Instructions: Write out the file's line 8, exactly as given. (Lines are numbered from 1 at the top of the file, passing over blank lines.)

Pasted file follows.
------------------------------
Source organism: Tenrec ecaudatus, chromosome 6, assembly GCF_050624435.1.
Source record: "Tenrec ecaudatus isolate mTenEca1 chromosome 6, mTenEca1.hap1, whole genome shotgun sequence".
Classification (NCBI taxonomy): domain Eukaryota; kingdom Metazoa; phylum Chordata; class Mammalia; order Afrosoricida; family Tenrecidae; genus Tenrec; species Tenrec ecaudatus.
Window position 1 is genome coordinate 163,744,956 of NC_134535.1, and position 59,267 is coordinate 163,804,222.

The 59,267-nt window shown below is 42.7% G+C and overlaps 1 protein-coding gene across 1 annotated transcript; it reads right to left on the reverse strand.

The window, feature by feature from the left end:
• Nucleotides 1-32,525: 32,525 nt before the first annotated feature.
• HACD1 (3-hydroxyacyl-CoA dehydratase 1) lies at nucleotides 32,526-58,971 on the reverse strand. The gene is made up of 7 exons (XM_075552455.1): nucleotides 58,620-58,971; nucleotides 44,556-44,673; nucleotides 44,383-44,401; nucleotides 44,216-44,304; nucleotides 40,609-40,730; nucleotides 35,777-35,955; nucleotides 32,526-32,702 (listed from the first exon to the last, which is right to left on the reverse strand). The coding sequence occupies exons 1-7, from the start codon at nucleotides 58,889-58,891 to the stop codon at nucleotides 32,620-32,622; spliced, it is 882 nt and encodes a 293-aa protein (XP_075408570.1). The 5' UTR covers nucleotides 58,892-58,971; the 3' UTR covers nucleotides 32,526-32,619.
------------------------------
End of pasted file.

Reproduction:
• HACD1 (3-hydroxyacyl-CoA dehydratase 1) lies at nucleotides 32,526-58,971 on the reverse strand. The gene is made up of 7 exons (XM_075552455.1): nucleotides 58,620-58,971; nucleotides 44,556-44,673; nucleotides 44,383-44,401; nucleotides 44,216-44,304; nucleotides 40,609-40,730; nucleotides 35,777-35,955; nucleotides 32,526-32,702 (listed from the first exon to the last, which is right to left on the reverse strand). The coding sequence occupies exons 1-7, from the start codon at nucleotides 58,889-58,891 to the stop codon at nucleotides 32,620-32,622; spliced, it is 882 nt and encodes a 293-aa protein (XP_075408570.1). The 5' UTR covers nucleotides 58,892-58,971; the 3' UTR covers nucleotides 32,526-32,619.